Fluid Intake

In addition to improving cooling mechanisms, acclimatization can increase plasma volume up to 30%. An increase in plasma volume gives the body more leeway in terms of maintaining body fluids. No matter what the increase, there will come a time when fluid replacement is needed. How much fluid and what should be in that fluid is a topic of ongoing investigation. While some of the literature is based on good scientific work, some is based on perceived experience including out-dated information. Some is also based on the claims of manufacturers with a product to sell. Caution is advised (17,18).

Increasing plasma volume, either by acclimatization or by increased pre-exposure fluid intake has been proposed as a way of improving performance in the heat. While it is true that plasma volume may expand in acclimatization, studies have shown that plasma volume expansion alone is not adequate to improve tolerance to heat. In fact, over-expansion can result in dilution of vital electrolytes and can worsen the clinical situation (18).

Salt tablets have long been recommended as a means of preventing heat-related illness, but their use is controversial. Problems arise when salt tablets are taken without adequate fluid intake, which is counterproductive in terms of preventing heat-related illness. Far more effective are pre-mix solutions containing both water and electrolytes. Many studies have been done on various fluid-electrolyte combinations. The results appear to depend on what is hypothesized and who is doing the study. A balanced electrolyte solution is likely the best way to replace fluids. As a general guide to fluid replacement, at temperatures less than 82°C, one-half to three-quarters quart water per hour is recommended, depending on workload. As the temperature rises above 90°C, at least a quart of fluids per hour is needed (Figure 33.1) (19-25).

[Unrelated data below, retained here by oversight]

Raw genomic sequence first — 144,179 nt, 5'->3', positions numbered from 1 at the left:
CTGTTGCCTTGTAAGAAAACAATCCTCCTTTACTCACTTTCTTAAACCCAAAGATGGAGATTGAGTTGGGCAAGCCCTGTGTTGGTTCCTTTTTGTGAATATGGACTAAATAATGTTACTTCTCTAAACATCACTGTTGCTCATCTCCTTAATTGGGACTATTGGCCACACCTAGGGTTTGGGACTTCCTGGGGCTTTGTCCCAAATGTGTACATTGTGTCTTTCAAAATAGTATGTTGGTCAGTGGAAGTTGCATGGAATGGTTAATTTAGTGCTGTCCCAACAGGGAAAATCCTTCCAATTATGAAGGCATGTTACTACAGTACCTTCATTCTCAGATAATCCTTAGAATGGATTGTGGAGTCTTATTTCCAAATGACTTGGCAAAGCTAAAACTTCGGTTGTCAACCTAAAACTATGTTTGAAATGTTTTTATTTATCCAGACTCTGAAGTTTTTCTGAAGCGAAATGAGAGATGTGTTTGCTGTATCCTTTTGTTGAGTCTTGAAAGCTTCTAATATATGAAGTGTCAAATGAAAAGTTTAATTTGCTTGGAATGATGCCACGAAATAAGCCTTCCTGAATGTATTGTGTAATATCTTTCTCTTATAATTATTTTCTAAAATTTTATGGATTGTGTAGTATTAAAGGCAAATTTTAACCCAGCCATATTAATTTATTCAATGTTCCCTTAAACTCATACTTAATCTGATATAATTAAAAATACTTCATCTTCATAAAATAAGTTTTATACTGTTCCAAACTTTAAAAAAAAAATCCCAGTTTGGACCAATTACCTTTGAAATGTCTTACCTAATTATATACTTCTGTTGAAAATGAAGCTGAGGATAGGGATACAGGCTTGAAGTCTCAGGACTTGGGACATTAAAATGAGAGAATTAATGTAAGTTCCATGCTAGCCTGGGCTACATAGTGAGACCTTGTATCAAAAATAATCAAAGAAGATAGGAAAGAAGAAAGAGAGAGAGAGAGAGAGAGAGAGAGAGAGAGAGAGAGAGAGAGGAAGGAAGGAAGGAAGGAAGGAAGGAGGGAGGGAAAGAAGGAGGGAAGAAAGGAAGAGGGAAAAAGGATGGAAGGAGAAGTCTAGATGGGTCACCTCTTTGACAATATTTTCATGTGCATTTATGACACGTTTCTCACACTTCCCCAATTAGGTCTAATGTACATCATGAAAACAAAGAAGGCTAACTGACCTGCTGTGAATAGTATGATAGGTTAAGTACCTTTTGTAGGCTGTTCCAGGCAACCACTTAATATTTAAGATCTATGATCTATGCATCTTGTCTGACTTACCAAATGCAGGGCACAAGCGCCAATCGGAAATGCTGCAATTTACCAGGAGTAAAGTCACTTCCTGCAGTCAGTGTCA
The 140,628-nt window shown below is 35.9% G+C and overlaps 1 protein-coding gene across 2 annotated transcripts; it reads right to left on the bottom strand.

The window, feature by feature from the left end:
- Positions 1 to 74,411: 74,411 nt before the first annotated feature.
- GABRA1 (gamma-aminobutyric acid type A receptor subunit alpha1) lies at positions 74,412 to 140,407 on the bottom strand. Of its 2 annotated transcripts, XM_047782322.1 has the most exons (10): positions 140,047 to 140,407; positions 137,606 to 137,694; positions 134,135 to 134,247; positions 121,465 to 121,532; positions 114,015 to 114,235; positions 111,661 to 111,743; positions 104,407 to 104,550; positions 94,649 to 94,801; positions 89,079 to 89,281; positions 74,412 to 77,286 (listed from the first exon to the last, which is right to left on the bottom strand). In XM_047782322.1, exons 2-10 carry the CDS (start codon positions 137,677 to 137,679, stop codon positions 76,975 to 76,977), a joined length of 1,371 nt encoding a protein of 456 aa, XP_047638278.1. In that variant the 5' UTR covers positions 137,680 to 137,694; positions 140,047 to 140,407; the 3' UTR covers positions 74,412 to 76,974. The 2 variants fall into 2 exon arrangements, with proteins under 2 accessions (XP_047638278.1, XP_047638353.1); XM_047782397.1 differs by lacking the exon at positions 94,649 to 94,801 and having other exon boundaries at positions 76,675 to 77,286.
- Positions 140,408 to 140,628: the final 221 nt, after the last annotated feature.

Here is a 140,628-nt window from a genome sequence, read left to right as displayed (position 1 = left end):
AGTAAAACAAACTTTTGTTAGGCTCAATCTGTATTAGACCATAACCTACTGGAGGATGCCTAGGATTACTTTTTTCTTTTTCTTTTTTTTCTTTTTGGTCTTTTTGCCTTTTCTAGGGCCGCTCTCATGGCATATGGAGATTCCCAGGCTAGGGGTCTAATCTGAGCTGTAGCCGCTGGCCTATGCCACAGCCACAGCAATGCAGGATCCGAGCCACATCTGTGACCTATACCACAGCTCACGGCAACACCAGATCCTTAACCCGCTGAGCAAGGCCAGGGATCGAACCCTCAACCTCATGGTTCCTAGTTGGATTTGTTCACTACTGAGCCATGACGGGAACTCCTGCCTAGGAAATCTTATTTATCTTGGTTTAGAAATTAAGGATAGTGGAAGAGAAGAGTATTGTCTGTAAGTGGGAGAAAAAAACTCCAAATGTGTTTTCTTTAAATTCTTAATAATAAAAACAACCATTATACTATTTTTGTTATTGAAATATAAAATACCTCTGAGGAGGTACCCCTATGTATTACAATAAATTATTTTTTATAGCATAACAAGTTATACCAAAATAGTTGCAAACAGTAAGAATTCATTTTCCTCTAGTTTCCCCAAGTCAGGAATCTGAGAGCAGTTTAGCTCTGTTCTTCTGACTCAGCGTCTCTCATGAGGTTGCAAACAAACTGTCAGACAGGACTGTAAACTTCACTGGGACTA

Figure 33.1. Times of exposures to heat in an hour under various conditions of work-rest cycles. (Data from U.S. Army Research Institute of Environmental Medicine (24).

Figure 33.1. Times of exposures to heat in an hour under various conditions of work-rest cycles. (Data from U.S. Army Research Institute of Environmental Medicine (24).

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